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Room for another reverse-proxy?

17 September 2010 21:50

Like many people I use Apache's mod_proxy to proxy from *:80 to a bunch of servers running upon

(I've mentioned this too often; but in short I have a bunch of sites all running with thttpd under their own UID).

Why do I use apache soley as a reverse proxy, instead of pound, varnish, nginx, or lighttpd? After all it is pretty heavy-weight. Well the answer to that is that I have a bunch of mod_rewrite rules.

So I'm wondering, could I drop apache if I were to hack together a simple network proxy that would listen upon port 80, reading requests, and directing them to local servers? The answer to that is plainly "yes". There are many reverse-proxies around and writing them isn't hard.

So what would be the point? Imagine a reverse-proxy that understood mod_rewrite rules. That would rock.

In short we'd have to define three things:

  • Matching vhost name.
  • Destination to proxy to.
  • (Optionally) the mod_rewrite rules

Given something like this:


host example.net or host www.example.net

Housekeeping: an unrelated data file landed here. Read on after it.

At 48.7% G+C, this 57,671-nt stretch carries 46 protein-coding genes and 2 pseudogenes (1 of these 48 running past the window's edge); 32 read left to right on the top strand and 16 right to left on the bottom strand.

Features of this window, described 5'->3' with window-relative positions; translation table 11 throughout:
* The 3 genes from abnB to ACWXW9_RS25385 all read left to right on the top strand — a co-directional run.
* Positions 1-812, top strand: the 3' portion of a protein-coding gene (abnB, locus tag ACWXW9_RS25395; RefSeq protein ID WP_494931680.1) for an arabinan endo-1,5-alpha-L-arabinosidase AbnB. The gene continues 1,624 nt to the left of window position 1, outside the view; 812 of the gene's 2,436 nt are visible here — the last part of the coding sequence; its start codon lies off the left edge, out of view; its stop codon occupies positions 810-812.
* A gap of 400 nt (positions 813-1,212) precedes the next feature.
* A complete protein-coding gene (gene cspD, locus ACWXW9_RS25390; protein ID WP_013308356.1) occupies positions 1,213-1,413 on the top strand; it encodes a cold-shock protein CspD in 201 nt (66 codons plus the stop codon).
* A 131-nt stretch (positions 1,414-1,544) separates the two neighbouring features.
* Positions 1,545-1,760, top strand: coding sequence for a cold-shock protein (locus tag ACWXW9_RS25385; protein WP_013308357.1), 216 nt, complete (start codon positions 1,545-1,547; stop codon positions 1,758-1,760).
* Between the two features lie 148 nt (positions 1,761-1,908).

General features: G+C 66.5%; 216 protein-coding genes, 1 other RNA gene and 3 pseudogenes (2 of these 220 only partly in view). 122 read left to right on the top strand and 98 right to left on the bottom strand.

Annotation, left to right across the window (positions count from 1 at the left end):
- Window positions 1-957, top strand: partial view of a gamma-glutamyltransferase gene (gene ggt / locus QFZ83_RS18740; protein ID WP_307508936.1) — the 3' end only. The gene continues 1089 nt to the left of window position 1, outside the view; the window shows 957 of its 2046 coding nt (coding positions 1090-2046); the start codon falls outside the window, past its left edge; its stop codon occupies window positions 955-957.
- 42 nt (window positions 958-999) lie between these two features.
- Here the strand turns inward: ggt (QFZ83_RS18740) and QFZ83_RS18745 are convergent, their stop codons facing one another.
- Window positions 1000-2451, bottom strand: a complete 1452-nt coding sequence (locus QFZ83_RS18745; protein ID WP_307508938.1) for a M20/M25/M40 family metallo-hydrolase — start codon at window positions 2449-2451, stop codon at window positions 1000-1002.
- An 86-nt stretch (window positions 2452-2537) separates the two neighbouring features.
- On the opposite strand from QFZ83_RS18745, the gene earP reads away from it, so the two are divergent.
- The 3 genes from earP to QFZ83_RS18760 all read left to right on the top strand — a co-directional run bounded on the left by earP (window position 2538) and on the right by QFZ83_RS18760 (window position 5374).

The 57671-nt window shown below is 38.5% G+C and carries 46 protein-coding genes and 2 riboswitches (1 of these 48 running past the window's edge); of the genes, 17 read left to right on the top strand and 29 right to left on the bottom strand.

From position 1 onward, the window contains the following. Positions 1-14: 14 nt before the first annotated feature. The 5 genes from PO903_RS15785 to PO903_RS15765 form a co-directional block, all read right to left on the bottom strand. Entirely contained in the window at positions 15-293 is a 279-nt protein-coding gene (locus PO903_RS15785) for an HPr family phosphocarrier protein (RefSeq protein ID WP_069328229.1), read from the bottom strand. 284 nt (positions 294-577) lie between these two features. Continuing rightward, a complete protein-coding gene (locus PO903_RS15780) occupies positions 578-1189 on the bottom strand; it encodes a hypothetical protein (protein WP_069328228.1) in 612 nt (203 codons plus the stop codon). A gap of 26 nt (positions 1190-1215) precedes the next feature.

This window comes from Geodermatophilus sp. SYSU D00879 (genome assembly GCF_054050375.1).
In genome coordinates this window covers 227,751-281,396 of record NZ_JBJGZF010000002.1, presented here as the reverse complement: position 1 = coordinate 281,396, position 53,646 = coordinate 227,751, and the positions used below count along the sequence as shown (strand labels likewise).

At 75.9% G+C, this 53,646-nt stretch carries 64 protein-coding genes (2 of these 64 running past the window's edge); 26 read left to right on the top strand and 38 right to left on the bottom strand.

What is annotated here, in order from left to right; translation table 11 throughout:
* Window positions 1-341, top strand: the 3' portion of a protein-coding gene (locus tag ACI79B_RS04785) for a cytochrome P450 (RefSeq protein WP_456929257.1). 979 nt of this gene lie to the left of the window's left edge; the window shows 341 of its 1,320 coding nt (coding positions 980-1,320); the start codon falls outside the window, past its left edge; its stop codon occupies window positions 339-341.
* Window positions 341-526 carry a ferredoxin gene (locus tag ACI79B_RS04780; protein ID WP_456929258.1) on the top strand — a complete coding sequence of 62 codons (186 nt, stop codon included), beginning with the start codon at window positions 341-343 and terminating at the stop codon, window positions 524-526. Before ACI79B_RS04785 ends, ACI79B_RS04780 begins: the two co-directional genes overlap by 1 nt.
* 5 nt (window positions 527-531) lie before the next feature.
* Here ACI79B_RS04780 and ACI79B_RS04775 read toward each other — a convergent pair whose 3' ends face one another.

#redirect traffic here
   proxy_to 1011

   RewriteRule /about /cgi-bin/index.cgi

When the proxy received an incoming request to http://example.net/about it would actually send the request /cgi-bin/index.cgi to the host

That seems neither too complex nor too impossible.

The hard part would be emulating mod_rewrite 100%. Especially chained requests. I would be willing to write the trivial version, but I suspect the full emulation would be a job of diminishing returns. Am I right?

ObSubject: You crossed the line first, sir. - "The Dark Knight"



That is it, I'm going to do it

22 March 2014 21:50

That's it, I'm going to do it: I have now committed myself to writing a scalable, caching, reverse HTTP proxy.

The biggest question right now is implementation language; obviously "threading" of some kind is required so it is a choice between Perl's anyevent, Python's twisted, Rubys event machine, or node.js.

I'm absolutely, definitely, not going to use C, or C++.

Writing a a reverse proxy in node.js is almost trivial, the hard part will be working out which language to express the caching behaviour, on a per type, and per-resource basis.

I will ponder.